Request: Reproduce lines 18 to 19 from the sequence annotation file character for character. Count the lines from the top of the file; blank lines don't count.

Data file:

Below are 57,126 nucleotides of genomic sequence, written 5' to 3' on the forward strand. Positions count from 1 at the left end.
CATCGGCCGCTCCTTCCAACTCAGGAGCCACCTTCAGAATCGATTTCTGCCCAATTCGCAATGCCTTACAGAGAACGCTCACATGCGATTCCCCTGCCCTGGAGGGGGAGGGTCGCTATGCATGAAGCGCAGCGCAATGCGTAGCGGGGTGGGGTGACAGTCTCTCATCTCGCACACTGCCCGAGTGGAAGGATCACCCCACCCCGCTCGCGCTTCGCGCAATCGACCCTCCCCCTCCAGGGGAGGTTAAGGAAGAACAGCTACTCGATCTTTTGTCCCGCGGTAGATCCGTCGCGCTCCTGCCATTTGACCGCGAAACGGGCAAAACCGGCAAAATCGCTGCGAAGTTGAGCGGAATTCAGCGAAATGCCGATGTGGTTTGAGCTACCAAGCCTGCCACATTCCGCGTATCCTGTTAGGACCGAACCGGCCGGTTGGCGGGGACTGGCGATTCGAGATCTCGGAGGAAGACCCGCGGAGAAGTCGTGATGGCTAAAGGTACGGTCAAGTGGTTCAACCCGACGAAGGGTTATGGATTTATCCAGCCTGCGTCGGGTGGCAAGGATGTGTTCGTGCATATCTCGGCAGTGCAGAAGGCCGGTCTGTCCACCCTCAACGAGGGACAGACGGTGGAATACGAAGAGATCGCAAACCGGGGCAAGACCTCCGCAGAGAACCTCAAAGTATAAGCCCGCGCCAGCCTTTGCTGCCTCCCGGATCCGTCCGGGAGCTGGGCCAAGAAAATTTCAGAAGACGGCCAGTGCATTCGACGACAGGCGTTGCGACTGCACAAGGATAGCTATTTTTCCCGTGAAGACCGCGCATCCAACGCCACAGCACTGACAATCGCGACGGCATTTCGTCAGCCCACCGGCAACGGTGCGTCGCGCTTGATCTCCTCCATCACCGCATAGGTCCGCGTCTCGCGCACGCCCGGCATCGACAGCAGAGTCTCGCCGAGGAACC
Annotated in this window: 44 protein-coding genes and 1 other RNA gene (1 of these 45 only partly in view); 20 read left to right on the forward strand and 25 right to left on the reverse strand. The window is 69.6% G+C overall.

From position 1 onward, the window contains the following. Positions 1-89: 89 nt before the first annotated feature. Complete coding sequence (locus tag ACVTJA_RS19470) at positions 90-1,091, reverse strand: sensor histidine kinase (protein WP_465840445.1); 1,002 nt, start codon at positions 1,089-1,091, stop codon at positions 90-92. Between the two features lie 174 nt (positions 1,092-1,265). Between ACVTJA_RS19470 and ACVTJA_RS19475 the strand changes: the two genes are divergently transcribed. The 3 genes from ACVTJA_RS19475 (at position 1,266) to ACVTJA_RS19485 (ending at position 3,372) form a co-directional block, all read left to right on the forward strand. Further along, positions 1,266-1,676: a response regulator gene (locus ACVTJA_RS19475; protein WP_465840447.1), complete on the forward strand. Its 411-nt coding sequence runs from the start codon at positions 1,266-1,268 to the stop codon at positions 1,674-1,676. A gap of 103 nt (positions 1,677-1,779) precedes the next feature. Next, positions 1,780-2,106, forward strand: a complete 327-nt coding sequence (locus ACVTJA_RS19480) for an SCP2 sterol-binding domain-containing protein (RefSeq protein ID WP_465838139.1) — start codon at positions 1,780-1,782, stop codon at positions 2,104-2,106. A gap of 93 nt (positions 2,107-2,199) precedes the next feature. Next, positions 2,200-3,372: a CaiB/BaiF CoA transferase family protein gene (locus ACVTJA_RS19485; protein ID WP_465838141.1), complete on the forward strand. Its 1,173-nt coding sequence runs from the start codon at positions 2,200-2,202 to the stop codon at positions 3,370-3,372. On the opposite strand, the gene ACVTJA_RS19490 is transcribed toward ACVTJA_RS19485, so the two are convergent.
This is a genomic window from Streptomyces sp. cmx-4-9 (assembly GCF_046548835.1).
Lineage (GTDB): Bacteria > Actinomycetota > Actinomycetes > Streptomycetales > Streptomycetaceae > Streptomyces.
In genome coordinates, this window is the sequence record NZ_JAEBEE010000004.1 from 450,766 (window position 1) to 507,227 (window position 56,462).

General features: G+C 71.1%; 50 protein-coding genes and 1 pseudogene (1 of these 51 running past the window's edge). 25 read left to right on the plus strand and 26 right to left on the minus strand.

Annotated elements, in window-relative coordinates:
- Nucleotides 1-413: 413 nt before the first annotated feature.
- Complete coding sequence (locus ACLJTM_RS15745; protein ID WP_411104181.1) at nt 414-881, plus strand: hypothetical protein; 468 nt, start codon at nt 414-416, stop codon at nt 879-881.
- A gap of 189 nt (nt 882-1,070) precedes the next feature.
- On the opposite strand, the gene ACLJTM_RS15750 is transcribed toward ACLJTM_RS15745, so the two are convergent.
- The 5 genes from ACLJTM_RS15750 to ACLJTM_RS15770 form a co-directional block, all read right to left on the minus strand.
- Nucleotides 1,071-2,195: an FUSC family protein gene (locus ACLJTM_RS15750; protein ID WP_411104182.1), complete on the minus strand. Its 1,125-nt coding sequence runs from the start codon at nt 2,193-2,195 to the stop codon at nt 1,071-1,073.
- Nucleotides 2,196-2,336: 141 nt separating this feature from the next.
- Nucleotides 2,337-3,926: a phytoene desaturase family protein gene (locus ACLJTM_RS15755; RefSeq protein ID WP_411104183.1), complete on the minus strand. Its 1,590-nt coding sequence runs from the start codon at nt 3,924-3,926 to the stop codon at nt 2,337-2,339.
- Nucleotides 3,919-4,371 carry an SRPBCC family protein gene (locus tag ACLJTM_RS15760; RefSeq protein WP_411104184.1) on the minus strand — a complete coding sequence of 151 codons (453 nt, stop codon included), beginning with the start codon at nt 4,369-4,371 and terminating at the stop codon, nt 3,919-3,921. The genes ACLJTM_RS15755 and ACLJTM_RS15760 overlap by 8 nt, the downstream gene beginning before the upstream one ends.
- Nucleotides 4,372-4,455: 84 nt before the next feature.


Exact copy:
- Nucleotides 3,919-4,371 carry an SRPBCC family protein gene (locus tag ACLJTM_RS15760; RefSeq protein WP_411104184.1) on the minus strand — a complete coding sequence of 151 codons (453 nt, stop codon included), beginning with the start codon at nt 4,369-4,371 and terminating at the stop codon, nt 3,919-3,921. The genes ACLJTM_RS15755 and ACLJTM_RS15760 overlap by 8 nt, the downstream gene beginning before the upstream one ends.
- Nucleotides 4,372-4,455: 84 nt before the next feature.